Author: Kirsten Barber
For Black History Month, the Department of Public Safety is spotlighting employees who have gone above and beyond – either through their job or in their free time – to support COVID-19 safety and healing in their communities. Find more inspiring stories here.
When Craven County Probation and Parole Officer Michele Fisher was told she was being featured for her active role in her community, she was confused. The reason she was confused is a testament to why she deserves to be recognized: She sees her weekly acts of service as part of a regular routine that she enjoys doing and nothing more. In her own words, “I do not do it for the recognition.”
Fisher celebrated her 28th year with the department last October. She has worked in roles ranging from detention officer to surveillance officer to other probation and parole positions. In 2006 she was named the North Carolina Probation Officer of the year. Outside of work she is a wife, mother, author, public speaker, gospel singer, ordained evangelist, board member and volunteer. Fisher’s volunteerism within her community spans over a decade.
As the impacts of the COVID-19 pandemic stretched on from spring, to summer and then into fall, Fisher decided to “adopt” a small nursing home in New Bern in order to support staff members and encourage residents. She donated cleaning supplies to the facility and delivered puzzles, games, masks and personal hygiene items for the 50 residents.
Inspired by a story of a nurse’s compassion and kindness to a sick pregnant woman, Fisher told her husband that she wanted to do something to encourage the nurses at Carolina East Medical Center in New Bern even though she did not know any of them personally. She decided to put together goody bags for them, each containing a “thank you” card, candle, prayer book, devotional, cup and a drug addiction informational card. She delivered 48 brightly colored bags in January.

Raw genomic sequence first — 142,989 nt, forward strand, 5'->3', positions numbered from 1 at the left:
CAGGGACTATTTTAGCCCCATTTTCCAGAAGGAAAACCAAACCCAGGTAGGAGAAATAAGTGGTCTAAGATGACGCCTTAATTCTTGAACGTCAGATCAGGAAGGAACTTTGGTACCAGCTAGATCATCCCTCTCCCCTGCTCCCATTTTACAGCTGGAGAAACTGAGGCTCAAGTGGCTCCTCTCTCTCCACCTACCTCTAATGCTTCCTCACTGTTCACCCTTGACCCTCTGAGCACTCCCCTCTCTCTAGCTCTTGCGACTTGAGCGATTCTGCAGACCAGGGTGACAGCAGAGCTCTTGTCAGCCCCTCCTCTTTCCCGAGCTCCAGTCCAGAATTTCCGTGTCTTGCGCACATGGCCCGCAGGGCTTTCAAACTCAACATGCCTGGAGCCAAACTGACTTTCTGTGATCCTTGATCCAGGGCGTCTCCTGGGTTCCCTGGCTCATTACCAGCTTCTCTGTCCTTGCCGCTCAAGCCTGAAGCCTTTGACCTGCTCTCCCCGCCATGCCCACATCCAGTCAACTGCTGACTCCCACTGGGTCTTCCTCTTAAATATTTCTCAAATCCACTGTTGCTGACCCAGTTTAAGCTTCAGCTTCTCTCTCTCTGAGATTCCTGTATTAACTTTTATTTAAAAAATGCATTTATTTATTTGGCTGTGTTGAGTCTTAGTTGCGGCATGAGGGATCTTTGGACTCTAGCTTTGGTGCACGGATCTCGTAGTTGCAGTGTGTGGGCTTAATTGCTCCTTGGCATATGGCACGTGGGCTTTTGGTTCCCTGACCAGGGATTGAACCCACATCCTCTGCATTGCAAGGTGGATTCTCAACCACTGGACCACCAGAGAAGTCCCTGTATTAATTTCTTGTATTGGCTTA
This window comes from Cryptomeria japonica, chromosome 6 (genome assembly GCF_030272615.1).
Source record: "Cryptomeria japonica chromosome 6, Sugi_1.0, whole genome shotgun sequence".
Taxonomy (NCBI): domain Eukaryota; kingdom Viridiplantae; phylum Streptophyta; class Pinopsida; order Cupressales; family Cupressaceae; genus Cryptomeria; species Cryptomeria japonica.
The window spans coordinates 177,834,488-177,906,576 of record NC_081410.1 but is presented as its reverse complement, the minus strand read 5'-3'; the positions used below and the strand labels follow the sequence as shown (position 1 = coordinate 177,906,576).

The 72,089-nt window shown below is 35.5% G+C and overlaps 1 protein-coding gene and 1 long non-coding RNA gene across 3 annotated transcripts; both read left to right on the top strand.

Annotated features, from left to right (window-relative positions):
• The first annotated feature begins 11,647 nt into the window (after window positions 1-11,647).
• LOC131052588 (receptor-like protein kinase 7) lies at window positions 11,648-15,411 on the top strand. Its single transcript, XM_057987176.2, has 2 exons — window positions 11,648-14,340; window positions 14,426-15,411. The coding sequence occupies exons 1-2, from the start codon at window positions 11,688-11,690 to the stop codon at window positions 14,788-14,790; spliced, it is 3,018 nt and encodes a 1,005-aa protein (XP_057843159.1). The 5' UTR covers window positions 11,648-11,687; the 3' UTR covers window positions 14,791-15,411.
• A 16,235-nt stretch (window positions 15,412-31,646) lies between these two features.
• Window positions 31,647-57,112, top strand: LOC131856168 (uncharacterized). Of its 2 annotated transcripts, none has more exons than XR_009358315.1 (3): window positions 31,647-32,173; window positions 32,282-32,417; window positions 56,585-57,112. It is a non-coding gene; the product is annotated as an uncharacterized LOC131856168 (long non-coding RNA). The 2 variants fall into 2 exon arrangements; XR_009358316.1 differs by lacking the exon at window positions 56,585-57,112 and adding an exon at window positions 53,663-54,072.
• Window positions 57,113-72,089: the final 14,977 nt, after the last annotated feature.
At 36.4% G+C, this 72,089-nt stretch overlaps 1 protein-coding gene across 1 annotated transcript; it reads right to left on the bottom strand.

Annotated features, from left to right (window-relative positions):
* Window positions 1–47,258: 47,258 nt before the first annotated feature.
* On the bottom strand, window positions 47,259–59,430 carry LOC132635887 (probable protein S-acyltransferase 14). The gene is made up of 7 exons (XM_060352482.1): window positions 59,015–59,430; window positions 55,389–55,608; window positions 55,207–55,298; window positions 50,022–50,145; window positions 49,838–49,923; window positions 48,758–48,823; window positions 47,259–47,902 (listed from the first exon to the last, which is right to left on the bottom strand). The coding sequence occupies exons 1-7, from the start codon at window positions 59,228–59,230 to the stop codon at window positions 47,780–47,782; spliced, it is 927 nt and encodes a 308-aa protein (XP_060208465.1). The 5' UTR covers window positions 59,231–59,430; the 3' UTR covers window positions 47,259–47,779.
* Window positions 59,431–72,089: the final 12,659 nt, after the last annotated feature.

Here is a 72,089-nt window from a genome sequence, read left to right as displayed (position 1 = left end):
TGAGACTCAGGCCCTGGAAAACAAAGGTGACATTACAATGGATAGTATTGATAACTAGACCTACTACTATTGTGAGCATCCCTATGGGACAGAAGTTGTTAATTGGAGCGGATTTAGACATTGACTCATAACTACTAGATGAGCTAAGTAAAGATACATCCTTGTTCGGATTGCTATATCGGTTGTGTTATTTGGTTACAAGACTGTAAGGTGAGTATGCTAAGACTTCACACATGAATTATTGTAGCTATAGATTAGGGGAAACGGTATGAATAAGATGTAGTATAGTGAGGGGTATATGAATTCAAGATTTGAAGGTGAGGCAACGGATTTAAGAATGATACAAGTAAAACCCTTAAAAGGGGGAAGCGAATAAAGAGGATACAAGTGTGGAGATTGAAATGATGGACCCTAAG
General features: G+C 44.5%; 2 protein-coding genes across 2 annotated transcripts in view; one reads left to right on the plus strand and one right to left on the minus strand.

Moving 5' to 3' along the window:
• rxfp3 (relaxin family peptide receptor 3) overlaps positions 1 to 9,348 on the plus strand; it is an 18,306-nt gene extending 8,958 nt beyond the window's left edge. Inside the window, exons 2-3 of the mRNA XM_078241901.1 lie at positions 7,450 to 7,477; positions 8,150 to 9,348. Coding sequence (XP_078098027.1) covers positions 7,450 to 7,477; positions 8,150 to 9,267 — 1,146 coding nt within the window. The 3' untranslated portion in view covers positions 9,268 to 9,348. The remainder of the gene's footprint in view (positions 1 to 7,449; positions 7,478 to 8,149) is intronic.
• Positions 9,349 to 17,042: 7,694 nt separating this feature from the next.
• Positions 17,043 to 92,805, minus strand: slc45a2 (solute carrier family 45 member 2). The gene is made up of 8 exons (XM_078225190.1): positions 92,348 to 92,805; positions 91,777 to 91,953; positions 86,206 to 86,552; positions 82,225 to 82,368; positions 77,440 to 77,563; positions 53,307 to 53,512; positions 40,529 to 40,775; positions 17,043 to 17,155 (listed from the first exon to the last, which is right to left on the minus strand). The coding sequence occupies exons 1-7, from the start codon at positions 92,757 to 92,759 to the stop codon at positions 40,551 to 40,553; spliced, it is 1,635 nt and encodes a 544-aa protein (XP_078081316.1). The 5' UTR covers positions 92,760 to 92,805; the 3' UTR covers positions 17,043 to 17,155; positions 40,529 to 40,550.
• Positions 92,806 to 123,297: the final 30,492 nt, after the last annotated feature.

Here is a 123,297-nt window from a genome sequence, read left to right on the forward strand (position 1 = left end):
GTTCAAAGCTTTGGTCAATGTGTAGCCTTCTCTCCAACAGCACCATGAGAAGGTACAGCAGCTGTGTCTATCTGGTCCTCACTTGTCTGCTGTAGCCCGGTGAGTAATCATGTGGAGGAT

“These nurses see so much loss, someone just needs to say, ‘We see you. We thank you. You matter. The work you do matters and makes a difference,’” said Fisher.
Fisher’s kindness even sparked a stranger to pitch in with the goody bags when she questioned why Fisher was waiting in the checkout line with a cart full of devotional books. After hearing the story, she paid for the items in the cart. Another local business owner Fisher met while building the goody bags not only donated money to this project but told Fisher that she wanted to be involved in one of Fisher’s community projects every month moving forward. Fisher says that she feels called by God to be involved in her community and doing the extra work to help people feel valued.
“My inspiration will always be my mother, who passed away 17 years ago from cancer,” said Fisher. “She would see a need and fill it. It did not matter if she had someone to help her, she just loved God and his people. She taught my sister and me to love one another and to do what we could to help others.”
Other initiatives Fisher has been involved with over the last year include assisting with a voter registration drive, a community food drive, helping at a COVID-19 testing site, delivering boxes of food and cleaning supplies to people quarantining at home with COVID-19, mailing out devotionals to encourage seniors undergoing dialysis so they would have something to read and surprising daycare workers with a special luncheon.
Co-workers and supervisors share that Fisher is constantly thinking of others and coming up with new ways to serve her community. Though she does not want or seek out recognition, she deserves it.